Source:
Indy Week (NoCar Oversize AP 2 .I57), Vol. 30 Issue 3, Jan 2013, p11 Periodical Website
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Record #:
19600
Author(s):
Abstract:
Native North Carolinian George W. Swepson bought the Western Division of the Western North Carolina Railroad Company in 1868. After taking ownership, Swepson was granted more than six million in tax bonds from the state which he invested in a Florida Railroad company. The article reviews Swepson's illegitimate business practices, misappropriation of state funds, and the general corruptness of the state's government during the Reconstruction era.
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Record #:
21716
Author(s):
Abstract:
Benjamin Smith was governor of North Carolina from 1810 to 1811. A prominent resident of the Lower Cape Fear region, Smith owned several plantations in Brunswick County. Little attention has been paid to Smith by historians as his short gubernatorial has been viewed as powerless. When examined, his tenure in office exposes the difficulties that governors are under during the early 19th century.
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Record #:
25629
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As Gov. Jim Martin’s commission releases its report on making the North Carolina state government more efficient, THE INDEPENDENT investigates which politically sensitive aspects the commission wouldn’t dare question.
Source:
Independent Weekly (NoCar Oversize AP 2 .I57 [volumes 13 - 23 on microfilm]), Vol. 3 Issue 17, September 13-26 1985, p1, 7-9, il Periodical Website
Record #:
25749
Author(s):
Abstract:
In the past, North Carolina’s cities and counties have been run by all-white governments. But now, 22 years after the Voting Rights Act of 1965, local government structures are changing so that blacks can finally get elected. At least 30 local governments are in the process of changing to systems that are no longer solely inclusive of white politicians.
Source:
Independent Weekly (NoCar Oversize AP 2 .I57 [volumes 13 - 23 on microfilm]), Vol. 5 Issue 8, April 23-May6 1987, p7-11, por Periodical Website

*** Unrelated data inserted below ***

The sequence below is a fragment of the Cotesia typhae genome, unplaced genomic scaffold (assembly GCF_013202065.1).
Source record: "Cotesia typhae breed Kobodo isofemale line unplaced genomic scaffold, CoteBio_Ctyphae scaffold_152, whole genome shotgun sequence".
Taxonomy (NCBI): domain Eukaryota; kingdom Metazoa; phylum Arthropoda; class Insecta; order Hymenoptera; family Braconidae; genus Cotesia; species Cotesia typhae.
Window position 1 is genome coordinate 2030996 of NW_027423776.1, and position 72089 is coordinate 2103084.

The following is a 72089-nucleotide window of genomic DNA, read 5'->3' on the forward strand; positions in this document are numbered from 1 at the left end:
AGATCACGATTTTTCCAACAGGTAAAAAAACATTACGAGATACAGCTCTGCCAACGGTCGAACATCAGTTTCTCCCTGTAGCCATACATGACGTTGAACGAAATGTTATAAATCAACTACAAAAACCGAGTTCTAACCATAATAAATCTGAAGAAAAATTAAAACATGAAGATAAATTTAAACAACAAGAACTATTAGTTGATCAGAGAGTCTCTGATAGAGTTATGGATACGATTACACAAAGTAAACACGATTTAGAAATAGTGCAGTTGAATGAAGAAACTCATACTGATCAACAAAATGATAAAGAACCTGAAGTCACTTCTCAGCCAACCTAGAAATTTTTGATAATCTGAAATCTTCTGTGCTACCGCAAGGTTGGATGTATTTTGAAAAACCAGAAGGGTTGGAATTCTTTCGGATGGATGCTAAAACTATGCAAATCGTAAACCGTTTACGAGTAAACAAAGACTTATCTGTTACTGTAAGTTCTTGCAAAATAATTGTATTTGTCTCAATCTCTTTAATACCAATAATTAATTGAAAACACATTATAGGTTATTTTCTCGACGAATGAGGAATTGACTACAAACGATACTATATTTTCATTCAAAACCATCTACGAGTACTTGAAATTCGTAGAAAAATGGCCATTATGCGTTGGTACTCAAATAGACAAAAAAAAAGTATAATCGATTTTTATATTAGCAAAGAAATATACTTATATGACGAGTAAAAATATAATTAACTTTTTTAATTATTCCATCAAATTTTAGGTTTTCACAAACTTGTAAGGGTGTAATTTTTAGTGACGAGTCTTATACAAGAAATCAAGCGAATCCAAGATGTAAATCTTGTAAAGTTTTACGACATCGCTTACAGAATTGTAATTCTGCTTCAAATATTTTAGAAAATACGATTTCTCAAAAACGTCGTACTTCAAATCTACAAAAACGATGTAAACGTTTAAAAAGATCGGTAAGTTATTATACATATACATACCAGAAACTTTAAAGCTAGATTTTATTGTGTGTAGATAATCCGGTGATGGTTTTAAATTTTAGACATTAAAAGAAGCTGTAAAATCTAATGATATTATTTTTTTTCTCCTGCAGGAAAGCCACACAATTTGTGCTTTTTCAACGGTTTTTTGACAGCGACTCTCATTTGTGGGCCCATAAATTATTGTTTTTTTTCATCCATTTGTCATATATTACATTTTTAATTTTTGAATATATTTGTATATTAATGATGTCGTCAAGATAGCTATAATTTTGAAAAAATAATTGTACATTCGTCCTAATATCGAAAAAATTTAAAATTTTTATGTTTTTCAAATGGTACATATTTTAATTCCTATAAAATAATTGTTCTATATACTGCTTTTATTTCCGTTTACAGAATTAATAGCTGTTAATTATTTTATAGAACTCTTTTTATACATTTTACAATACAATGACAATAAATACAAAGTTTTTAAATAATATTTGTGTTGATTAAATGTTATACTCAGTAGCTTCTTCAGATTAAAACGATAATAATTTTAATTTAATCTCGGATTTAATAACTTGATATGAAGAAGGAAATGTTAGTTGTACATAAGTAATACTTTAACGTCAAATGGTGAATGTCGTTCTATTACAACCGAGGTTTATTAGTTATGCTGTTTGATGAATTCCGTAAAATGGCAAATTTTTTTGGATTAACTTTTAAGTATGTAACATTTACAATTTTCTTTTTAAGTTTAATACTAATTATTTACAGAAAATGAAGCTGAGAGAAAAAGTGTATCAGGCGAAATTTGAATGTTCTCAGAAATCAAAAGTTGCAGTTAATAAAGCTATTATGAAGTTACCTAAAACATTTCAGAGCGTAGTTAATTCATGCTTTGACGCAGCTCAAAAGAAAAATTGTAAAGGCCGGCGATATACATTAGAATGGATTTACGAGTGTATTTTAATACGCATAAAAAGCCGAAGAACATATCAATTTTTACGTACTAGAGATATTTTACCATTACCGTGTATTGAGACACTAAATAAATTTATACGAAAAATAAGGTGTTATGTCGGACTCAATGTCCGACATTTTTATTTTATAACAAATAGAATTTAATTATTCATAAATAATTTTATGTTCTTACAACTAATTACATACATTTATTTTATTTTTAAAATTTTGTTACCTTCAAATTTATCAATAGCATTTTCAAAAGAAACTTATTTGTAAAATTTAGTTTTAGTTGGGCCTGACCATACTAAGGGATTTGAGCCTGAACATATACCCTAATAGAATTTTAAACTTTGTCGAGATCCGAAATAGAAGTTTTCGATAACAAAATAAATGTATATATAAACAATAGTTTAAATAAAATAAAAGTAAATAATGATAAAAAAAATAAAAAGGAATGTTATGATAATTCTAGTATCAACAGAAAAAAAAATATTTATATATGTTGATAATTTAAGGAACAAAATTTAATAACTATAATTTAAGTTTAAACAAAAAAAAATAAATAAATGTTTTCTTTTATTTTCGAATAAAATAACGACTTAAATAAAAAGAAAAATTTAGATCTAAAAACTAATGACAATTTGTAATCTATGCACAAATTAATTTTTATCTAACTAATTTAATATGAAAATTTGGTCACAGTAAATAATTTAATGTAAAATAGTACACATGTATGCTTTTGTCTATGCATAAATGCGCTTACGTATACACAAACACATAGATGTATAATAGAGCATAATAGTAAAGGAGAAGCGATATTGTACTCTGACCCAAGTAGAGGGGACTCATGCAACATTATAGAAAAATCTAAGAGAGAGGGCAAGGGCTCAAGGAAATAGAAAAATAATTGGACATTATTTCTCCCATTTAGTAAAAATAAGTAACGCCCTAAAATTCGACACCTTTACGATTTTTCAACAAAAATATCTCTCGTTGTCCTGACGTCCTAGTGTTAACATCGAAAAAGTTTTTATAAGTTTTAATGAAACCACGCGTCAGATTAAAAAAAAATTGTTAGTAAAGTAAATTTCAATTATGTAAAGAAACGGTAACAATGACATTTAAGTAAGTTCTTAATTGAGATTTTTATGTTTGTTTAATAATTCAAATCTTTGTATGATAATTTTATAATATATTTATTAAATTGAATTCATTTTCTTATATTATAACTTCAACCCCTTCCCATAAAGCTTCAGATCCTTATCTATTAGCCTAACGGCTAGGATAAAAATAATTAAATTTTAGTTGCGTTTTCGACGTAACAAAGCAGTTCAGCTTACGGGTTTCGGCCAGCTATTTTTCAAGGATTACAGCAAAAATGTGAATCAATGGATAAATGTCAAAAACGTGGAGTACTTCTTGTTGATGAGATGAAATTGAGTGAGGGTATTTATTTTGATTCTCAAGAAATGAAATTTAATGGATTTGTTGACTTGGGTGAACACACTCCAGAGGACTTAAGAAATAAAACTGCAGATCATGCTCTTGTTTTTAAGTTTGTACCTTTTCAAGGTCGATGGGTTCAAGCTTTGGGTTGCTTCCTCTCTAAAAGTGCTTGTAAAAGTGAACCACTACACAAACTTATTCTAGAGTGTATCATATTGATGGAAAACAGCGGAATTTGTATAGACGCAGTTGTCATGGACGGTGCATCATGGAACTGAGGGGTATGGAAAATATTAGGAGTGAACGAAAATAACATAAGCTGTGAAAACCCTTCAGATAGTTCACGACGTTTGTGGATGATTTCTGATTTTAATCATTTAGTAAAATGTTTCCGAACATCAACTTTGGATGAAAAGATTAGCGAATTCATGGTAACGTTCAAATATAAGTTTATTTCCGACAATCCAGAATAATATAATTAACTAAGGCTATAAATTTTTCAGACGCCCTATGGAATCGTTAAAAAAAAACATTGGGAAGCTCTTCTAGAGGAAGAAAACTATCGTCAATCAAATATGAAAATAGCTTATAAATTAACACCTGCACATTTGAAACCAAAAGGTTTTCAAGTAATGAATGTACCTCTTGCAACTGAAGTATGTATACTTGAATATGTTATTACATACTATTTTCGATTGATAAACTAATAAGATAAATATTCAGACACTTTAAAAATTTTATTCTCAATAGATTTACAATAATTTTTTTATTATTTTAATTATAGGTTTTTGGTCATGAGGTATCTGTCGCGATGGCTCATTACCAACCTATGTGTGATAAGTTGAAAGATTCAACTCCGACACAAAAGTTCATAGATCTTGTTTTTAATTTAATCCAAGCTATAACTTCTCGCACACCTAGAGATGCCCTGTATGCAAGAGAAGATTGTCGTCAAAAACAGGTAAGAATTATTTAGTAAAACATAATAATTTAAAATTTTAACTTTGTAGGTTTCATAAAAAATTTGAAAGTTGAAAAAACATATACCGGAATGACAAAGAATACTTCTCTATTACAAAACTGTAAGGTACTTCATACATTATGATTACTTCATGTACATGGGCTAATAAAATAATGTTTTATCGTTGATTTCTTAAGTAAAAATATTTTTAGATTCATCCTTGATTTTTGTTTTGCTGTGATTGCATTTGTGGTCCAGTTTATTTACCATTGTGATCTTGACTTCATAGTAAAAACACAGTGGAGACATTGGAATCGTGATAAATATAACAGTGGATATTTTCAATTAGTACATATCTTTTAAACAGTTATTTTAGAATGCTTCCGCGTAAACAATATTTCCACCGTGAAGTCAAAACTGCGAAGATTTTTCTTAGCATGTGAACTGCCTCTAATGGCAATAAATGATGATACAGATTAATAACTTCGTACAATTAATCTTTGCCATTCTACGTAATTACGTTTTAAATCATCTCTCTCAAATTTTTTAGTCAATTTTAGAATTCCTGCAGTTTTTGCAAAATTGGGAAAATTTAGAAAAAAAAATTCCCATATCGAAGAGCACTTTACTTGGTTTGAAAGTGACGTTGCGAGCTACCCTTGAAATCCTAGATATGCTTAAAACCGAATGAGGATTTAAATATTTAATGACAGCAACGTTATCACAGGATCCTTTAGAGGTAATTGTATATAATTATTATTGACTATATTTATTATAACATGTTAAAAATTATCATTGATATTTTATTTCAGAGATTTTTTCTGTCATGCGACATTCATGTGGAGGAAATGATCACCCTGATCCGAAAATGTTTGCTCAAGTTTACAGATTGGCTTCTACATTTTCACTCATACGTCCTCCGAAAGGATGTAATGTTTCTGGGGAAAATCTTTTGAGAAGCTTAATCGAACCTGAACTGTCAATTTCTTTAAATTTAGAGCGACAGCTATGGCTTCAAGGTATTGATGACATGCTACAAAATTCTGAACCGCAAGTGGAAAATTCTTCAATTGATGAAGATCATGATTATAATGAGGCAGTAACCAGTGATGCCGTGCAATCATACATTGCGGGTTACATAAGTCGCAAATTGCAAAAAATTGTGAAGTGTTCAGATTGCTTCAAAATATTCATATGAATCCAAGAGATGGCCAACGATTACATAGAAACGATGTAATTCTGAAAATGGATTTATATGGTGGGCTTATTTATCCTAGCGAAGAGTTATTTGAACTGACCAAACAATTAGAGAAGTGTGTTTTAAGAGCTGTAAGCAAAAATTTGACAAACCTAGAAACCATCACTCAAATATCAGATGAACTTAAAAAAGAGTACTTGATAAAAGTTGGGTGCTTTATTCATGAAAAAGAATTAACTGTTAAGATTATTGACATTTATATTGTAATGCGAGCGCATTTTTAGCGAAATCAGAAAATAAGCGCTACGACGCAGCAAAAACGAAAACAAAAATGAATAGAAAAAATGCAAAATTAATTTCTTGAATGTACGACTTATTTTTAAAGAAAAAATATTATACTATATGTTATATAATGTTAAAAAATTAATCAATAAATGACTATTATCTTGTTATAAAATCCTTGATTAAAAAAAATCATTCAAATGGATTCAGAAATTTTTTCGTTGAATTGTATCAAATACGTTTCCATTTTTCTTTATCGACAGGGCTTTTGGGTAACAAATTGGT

Record #:
22233
Abstract:
This article discusses Convention of 1835, which met in Raleigh on June 4, 1835 and is considered one of the great events in the history of North Carolina. During the Convention, delegates reformed North Carolina's state constitution to more fairly appropriate seats in the General Assembly, allowed more Christians to hold public office, and restructured the state government.
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Record #:
27300
Author(s):
Abstract:
House Bill 2 has created tension within the state of North Carolina, across the country, and internationally. The law overturned a Charlotte ordinance that allowed transgender people to visit the bathroom of their current status and set up a class of nondiscrimantion that does not include sexual orientation or gender identity throughout the state. Due to the nationwide backlash, the law has had a major impact on North Carolina’s economy.
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Record #:
28934
Author(s):
Abstract:
In 1971, the Citizens’ Conference on State Legislatures published a study of the capabilities of state legislatures, in which North Carolina’s General Assembly was ranked forty-seventh. Since then, an agenda for a stronger governorship was made, including veto power for the governor, the governor’s budget, appointment of cabinet officers, election, and removal of the lieutenant governor’s legislative duties.
Source:
NC Insight (NoCar JK 4101 .N3x), Vol. 1 Issue 4, Fall 1978, p4-7, il